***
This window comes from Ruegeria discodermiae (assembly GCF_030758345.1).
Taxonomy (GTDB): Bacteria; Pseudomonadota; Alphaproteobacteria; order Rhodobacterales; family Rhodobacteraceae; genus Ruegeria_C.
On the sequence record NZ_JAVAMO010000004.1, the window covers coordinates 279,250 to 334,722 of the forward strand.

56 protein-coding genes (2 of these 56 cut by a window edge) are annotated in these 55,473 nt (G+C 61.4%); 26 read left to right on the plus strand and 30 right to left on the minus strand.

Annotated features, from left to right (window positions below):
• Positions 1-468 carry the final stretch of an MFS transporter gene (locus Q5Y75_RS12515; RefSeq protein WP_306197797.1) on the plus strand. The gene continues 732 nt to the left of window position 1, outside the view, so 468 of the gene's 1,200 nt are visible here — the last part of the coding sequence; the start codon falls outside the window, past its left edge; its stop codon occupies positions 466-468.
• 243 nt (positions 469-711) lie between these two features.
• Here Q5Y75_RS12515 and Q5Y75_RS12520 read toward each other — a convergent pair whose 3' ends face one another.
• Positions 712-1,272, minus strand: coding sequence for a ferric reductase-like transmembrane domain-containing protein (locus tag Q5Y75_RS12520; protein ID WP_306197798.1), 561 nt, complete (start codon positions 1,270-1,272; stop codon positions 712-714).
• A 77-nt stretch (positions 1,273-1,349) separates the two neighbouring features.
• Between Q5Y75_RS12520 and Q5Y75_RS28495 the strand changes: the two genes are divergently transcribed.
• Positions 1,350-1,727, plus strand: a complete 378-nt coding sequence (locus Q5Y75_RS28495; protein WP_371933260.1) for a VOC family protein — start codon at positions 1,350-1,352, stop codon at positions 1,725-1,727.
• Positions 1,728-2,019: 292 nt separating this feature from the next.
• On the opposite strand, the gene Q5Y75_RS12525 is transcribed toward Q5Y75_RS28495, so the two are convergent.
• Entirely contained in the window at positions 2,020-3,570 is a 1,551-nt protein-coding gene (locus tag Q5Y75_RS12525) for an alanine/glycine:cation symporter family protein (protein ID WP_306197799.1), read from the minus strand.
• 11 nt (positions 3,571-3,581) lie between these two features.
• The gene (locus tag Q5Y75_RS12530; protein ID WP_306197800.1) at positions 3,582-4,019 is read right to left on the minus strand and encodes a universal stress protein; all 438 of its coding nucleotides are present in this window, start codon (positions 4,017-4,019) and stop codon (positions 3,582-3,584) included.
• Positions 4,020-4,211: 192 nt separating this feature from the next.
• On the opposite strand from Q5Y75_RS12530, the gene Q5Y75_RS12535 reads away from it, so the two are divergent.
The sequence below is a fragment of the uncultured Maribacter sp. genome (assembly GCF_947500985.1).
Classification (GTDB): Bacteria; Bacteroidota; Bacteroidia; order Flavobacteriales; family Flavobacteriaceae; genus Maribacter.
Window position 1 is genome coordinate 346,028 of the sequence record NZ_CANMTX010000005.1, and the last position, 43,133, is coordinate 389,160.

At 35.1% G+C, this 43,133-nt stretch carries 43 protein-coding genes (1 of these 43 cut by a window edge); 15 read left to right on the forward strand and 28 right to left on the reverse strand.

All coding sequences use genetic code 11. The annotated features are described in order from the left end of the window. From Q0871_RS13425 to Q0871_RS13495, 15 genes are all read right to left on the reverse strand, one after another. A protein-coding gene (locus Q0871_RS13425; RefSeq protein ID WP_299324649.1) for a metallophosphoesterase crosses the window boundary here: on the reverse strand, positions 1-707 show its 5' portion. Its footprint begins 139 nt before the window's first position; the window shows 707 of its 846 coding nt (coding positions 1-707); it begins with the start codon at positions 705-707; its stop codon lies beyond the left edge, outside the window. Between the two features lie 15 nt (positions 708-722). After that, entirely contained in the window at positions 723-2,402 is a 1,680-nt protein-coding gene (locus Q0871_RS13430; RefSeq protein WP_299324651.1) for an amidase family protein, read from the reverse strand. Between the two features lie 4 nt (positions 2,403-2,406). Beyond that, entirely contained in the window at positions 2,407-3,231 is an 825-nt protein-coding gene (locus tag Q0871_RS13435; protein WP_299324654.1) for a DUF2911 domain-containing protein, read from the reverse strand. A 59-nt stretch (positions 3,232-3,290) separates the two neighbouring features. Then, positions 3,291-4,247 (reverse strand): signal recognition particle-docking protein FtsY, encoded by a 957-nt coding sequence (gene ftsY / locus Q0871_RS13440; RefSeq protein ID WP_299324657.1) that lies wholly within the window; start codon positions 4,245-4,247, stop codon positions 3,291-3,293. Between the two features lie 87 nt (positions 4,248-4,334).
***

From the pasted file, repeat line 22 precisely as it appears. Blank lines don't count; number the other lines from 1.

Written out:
Window position 1 is genome coordinate 346,028 of the sequence record NZ_CANMTX010000005.1, and the last position, 43,133, is coordinate 389,160.